Is there any way to describe the fundamental group of a connected graph by ping pong lemma? I already know that the fundamental group of a connected graph is the free group $F_n$, where $n$ is the number of its fundamental cycles. But I'm looking for a proof via ping-pong lemma. I was looking at the figure $8$, where its fundamental group is $F_2$, but no idea!


1 Answer 1


Here's a method of proof, which requires some setup. The rough idea is that the ping pong argument requires an action of the group, and to get an action of the fundamental group one uses the deck transformation action on the universal covering space.

Let's start with a few facts.

First, the 4-valent tree $T$, pictured in this answer of @ChristianBlatter, is a covering space of the figure 8.

Next, $T$ is simply connected (any tree is simply connected). Therefore $T$ is the universal covering space.

Now let's bring in the theorem that the fundamental group of the figure 8 acts as a group of deck transformations on the universal covering space $T$. And what's more, the proof gives a specific method that, given a loop, tells you which deck transformation of $T$ corresponds to the given loop.

So now I'm ready to set up the ping-pong proof.

In that figure of the universal covering space, let $t_1,t_2$ be the two deck transformations on $T$ that correspond to the two loops of the figure 8. Let $D \subset T$ be the fundamental domain for the deck action that contains the middle vertex and half of each of the four adjacent edges, so $D$ has four "endpoints": right, left, upper, and lower.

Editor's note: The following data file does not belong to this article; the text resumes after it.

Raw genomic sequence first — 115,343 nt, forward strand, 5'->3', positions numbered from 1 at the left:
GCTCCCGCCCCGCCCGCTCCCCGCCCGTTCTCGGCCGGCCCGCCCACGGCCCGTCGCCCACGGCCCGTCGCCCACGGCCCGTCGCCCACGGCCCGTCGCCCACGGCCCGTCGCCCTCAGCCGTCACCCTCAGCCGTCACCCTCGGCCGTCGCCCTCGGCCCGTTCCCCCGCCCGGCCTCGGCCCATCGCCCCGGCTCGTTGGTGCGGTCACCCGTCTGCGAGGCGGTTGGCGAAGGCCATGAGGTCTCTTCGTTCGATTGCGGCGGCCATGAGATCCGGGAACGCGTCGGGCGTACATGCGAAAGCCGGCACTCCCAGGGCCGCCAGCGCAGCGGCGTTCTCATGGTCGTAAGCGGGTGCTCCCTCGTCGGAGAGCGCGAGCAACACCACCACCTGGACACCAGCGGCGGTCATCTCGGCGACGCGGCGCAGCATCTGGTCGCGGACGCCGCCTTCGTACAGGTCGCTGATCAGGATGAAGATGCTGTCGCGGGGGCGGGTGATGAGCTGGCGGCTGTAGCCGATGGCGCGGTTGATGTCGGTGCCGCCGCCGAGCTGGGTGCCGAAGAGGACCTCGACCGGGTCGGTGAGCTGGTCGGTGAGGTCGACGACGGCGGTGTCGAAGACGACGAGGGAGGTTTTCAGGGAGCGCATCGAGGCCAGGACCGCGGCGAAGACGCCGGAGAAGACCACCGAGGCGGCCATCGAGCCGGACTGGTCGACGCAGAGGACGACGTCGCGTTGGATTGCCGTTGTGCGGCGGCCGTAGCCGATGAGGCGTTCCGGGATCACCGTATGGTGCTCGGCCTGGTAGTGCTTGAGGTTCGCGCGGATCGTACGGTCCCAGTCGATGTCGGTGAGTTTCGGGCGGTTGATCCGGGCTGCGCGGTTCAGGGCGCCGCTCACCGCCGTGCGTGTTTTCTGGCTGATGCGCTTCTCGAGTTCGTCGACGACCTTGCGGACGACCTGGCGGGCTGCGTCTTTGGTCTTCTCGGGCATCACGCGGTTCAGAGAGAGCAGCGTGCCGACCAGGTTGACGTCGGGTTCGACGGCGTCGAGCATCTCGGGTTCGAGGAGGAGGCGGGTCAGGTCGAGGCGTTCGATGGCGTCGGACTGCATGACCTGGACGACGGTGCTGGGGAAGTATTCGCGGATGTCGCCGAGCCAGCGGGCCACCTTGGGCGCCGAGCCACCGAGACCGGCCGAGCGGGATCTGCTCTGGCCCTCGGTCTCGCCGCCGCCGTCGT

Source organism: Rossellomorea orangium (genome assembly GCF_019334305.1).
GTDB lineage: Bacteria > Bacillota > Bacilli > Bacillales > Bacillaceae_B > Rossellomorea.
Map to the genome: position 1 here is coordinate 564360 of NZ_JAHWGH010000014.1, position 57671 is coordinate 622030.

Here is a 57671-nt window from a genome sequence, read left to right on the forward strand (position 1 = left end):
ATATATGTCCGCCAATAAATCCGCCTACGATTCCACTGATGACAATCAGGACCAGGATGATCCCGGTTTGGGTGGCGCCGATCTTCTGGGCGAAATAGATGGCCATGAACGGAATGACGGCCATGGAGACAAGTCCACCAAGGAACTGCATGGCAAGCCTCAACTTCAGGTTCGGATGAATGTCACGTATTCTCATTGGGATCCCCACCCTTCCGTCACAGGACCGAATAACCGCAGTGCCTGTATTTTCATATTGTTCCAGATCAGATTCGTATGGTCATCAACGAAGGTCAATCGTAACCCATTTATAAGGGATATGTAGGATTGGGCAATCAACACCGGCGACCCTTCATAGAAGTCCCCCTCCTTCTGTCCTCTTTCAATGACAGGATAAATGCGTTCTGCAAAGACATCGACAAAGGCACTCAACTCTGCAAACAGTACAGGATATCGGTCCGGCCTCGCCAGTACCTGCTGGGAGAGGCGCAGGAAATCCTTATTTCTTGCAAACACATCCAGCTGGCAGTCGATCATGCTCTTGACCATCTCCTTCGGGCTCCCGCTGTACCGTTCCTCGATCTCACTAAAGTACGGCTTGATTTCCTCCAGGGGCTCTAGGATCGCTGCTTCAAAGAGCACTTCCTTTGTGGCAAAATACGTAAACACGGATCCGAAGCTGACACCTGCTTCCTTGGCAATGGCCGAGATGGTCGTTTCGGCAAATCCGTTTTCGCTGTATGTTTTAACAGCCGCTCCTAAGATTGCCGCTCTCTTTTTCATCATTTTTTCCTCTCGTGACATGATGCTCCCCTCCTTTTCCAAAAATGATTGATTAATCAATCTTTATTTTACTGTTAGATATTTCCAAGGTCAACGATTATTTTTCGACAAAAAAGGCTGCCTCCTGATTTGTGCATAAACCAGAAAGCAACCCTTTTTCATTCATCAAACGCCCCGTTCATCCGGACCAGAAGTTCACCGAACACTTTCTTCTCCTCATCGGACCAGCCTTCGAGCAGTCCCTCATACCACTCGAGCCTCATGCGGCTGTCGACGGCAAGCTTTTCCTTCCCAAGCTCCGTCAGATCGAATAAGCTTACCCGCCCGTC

Now apply the above mentioned method for turning loops into deck transformations. It should be applied to the two loops in the figure 8 and their inverses, producing two deck transformations $t_1,t_2$ and their inverses. We get the following results:

  • $t_1$ moves $D$ to the right (shrinking $D$ apparently) so that $D \cap t_1(D)$ is the right endpoint of $D$. Furthermore, the entire component of $T-D$ to the right of the right endpoint is mapped rightward, hence into itself, by $t_1$.
  • $t_1^{-1}$ moves $D$ to the left so that $D \cap t_1^{-1}(D)$ is the left endpoint of $D$. Furthermore, the entire component of $T-D$ to the left of the left endpoint is mapped leftward, hence into itself, by $t_1^{-1}$.
  • $T_1$ moves $D$ up so that $D \cap T_2(D)$ is the upper endpoint of $D$. Furthermore, the entire component of $T-D$ above the upper endpoint is mapped upward, hence into itself, by $t_2$.
  • $T_1$ moves $D$ down so that $D \cap T_2^{-1}(D)$ is the lower endpoint of $D$. Furthermore, the entire component of $T-D$ below the lower endpoint is mapped downward, hence into itself, by $t_2^{-1}$.

And with this description, the ping-pong argument should be straightforward to fill in.

  • $\begingroup$ Another way to the result on graphs is to note that using the Van Kampen Theorem with a set $S$ of base points, one can prove that if $X$ is the union of open simply connected subsets then $\pi_1(X,S)$ is for suitable $S$ a free groupoid. Can this be related to the ping-pong argument? $\endgroup$ Jun 2, 2019 at 10:51

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